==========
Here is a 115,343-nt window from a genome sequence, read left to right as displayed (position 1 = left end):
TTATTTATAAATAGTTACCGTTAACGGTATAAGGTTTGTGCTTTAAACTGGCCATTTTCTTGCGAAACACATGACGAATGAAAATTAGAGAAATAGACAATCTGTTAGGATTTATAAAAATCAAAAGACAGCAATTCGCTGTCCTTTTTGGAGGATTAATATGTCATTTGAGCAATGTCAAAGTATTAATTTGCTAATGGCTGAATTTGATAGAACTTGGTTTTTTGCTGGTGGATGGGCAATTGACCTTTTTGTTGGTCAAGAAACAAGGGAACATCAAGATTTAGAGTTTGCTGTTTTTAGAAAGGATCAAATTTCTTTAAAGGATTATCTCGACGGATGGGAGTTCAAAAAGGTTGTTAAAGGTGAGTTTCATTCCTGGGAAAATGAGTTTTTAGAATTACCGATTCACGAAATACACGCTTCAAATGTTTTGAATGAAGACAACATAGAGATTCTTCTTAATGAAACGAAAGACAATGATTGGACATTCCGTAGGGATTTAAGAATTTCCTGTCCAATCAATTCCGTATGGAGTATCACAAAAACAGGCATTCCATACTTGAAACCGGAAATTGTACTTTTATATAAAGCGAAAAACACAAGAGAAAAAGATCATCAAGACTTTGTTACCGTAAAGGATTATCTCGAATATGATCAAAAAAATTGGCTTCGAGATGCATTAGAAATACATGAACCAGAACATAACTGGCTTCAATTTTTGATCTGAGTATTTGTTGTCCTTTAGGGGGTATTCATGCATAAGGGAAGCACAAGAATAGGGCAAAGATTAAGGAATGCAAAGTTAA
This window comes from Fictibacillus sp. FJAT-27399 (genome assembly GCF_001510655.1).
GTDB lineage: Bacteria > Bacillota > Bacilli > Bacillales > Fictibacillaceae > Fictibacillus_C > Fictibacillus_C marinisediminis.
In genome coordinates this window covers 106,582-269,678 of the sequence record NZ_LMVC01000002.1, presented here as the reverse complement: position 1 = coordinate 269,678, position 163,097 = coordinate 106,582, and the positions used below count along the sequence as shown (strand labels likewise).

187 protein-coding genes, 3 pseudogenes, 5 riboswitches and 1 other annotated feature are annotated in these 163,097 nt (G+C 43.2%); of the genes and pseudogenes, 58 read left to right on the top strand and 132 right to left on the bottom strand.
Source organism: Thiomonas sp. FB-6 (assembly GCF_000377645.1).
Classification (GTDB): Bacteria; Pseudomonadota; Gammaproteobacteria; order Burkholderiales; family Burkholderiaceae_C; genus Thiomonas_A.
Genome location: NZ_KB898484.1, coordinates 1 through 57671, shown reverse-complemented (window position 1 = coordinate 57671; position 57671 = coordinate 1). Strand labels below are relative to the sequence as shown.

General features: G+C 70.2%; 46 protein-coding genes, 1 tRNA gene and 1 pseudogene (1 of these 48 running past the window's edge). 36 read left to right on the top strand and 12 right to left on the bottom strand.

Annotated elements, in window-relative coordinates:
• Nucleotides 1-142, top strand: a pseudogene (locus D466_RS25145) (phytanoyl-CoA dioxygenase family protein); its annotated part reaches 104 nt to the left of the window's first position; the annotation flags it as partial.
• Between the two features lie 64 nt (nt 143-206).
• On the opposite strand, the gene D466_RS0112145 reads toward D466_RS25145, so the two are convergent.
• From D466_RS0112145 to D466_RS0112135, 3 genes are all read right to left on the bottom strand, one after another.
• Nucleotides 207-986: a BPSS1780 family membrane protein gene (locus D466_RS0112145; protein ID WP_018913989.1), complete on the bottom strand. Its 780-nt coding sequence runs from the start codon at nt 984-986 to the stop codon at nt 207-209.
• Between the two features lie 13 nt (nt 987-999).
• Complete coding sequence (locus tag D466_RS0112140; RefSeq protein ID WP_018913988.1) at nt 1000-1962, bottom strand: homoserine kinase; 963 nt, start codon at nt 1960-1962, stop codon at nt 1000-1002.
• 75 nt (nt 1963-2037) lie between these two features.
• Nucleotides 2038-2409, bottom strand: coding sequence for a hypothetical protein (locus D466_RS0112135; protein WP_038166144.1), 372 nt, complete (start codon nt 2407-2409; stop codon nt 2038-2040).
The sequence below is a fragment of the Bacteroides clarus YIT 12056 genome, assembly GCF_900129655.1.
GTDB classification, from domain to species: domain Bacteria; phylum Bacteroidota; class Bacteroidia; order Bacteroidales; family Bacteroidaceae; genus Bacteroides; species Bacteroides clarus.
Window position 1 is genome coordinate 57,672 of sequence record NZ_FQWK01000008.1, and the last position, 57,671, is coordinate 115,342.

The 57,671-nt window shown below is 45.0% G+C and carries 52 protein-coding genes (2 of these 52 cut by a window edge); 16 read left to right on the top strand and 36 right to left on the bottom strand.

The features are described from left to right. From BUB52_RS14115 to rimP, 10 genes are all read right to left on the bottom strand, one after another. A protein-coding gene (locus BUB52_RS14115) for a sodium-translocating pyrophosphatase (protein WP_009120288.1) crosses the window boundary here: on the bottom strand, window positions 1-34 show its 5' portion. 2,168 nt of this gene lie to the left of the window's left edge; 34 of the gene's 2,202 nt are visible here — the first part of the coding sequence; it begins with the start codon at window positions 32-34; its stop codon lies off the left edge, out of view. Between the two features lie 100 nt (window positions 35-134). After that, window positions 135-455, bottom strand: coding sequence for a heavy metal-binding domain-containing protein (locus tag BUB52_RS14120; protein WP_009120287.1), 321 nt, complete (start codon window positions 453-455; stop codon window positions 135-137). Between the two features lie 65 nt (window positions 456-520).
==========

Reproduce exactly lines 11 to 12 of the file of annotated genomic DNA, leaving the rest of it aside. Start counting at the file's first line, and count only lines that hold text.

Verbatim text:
Annotated elements, in window-relative coordinates:
• Nucleotides 1-142, top strand: a pseudogene (locus D466_RS25145) (phytanoyl-CoA dioxygenase family protein); its annotated part reaches 104 nt to the left of the window's first position; the annotation flags it as partial.